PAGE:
Combining consumer technology and clinical needs will make health information “universally accessible”, the vice president of Google Health has said.

Speaking at the NHS Confed Conference on 16 June, Dr David Feinberg, spoke of the global tech giant’s plans to combine its expertise in consumer technology to “close the gap” between consumers and healthcare professionals.

“What we’re trying to do is take the privilege that we have of people coming to us with health questions on the consumer side… and our ability to look at large data sets and help communities and individuals,” he said.

“As well as using that same technology in healthcare to help doctors and nurses take better care of patients so, ultimately, we want to make it easier for everyone to achieve higher quality health.

“Our mission at Google Health is to organise your health information, in a privacy preserving way, to make it universally accessible and useful to you, your loved ones and those that are caring for you.”

Feinberg addressed several projects Google Health is currently working on, including telehealth provisions for users of Googlefit, which can now measure vital signs like heart rate and respiratory rate using a phone camera. He said more viral signs will be soon be added to the system.

Feinberg also mentioned Google’s recent takeover of Fitbit, which he said will “connect what’s around wellness into health so people’s journeys, wherever they are on improving health or staying healthy, is all connected”.

Google also provides a dermatology app driven by artificial intelligence (AI) to provide people with guidance on common skin conditions.

“We’re really trying to close the gap between when people are coming to use with questions, and if they’re getting better answers, being able to connect them with healthcare providers,” Feinberg added.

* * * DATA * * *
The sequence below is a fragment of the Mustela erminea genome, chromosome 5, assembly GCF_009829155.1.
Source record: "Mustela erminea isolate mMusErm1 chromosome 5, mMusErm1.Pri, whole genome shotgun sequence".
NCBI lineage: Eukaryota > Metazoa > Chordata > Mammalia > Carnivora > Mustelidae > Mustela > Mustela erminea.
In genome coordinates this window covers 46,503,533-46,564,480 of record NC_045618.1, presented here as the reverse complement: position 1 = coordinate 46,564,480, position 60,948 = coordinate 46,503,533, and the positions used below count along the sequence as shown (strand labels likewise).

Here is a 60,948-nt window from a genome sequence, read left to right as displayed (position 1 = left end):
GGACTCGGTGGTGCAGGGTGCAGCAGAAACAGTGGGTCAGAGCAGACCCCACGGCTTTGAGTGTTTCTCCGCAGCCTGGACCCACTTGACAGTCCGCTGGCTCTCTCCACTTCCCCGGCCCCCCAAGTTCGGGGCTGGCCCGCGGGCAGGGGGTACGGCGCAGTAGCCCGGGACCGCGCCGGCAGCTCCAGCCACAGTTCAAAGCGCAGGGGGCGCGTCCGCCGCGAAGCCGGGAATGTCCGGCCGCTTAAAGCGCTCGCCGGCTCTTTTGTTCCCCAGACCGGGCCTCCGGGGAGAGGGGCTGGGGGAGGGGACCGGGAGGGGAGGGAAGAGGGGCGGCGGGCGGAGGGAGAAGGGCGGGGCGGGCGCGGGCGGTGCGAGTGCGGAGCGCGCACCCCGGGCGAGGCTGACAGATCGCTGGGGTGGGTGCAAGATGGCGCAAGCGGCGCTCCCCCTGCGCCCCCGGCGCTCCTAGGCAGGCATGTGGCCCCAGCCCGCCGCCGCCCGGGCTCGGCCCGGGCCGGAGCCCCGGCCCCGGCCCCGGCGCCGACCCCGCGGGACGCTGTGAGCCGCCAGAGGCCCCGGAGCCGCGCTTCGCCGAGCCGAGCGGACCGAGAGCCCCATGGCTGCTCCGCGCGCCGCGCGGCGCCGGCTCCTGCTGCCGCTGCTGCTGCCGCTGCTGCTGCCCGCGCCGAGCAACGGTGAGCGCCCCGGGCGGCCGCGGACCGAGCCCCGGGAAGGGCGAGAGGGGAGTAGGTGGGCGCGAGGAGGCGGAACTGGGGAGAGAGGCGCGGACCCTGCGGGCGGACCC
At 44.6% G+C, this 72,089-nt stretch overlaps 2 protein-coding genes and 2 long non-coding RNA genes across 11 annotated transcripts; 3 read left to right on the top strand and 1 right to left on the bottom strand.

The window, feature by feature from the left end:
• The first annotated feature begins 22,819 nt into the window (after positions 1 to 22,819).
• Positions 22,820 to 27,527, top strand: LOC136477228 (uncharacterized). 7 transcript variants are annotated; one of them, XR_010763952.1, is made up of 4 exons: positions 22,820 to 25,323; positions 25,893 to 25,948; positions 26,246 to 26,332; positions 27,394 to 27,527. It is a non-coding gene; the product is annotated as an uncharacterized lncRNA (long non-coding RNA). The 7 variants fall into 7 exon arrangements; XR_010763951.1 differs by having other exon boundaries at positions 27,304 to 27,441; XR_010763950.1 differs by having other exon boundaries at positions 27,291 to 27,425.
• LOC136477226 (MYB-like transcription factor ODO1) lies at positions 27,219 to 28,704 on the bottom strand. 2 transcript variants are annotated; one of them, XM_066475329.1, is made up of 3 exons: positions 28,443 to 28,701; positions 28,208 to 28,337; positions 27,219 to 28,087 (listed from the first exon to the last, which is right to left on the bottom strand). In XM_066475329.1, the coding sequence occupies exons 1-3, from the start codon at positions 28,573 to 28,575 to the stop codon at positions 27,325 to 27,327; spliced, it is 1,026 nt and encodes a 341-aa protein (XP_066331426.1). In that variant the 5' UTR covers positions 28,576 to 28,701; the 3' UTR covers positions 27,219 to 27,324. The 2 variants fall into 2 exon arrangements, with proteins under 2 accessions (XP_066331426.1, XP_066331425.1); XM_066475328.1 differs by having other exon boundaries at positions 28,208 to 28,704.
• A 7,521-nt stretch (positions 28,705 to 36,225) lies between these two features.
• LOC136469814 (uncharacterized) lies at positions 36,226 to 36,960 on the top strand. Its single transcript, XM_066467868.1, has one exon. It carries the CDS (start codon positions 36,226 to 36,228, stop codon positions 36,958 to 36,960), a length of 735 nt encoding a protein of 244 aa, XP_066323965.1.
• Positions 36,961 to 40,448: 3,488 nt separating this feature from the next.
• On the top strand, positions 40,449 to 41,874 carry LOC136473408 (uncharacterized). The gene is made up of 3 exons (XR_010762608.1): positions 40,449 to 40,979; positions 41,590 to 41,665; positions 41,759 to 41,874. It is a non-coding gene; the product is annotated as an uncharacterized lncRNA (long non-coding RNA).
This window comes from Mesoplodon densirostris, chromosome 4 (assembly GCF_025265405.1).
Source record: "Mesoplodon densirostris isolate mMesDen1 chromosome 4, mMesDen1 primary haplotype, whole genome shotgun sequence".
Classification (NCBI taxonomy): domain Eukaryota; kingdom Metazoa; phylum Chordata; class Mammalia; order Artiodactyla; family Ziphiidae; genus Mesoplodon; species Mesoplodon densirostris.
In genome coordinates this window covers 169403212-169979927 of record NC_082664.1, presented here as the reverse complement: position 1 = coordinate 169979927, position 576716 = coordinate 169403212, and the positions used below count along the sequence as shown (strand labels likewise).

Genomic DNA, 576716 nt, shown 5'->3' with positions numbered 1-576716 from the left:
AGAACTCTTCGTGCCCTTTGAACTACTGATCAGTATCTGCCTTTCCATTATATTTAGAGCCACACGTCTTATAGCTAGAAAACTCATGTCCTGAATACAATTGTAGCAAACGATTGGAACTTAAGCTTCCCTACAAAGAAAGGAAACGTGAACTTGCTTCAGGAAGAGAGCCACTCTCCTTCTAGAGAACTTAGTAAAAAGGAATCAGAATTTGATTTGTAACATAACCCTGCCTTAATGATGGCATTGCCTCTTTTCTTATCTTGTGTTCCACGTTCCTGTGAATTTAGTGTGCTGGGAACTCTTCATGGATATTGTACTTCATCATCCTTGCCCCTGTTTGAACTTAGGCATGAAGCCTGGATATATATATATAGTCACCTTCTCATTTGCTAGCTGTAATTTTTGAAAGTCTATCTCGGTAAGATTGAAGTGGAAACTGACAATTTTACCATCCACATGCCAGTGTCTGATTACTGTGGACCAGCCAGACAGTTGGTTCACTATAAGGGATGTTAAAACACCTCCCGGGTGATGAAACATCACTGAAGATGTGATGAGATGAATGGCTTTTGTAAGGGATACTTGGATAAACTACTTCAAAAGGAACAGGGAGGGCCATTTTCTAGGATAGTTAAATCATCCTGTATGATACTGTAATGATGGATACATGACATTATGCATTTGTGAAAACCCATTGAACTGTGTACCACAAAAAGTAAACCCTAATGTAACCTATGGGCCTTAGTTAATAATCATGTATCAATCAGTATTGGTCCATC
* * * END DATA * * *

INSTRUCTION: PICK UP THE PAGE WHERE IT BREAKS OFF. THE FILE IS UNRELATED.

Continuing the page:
Bringing consumer tech into clinical settings

Feinberg went on to say that the tech giant recognised the need to take technology on the consumer side into clinical settings as a “Google-sized problem”.

Google has recently piloted its Care Studio solution with “pretty spectacular” results, Feinberg told the online audience.

Care Studio is a software solution that organises healthcare information in a more structured way for clinicians.

In Feinberg’s words: “A way of organising health information for a doctor or nurse, over multiple electronic health records, for one patient so they can find what they are looking for in a very intuitive way.”

He explained the system works like a Google search bar, making it easy for clinicians to search for what they are looking for without requiring extensive training on the product.

According to Feinberg it has the potential to “solve the interoperability problem” based on Google’s ability to organise vast amounts of data.

“We think that our ability to organise information in the outside world, that same technology can be very helpful in tackling the interoperability problem that we’re having within healthcare,” he added.

“For example, if you’re seeing a new patient and you type in sepsis everything about sepsis would come up about that patient, including what medications they are on, potential vital sign changes, lab results.

“But if in that chart there was no lactate level, what our tool would do is say ‘Hey, in a patient with sepsis like this we would expect to see a lactate level and we haven’t’, so it not only organises what’s there but it hints about what isn’t there.”

But despite the positive trials in hospitals, Feinberg still thinks “we have a long way to go” to make sure it works in regular hospital workflows and can be rolled out further.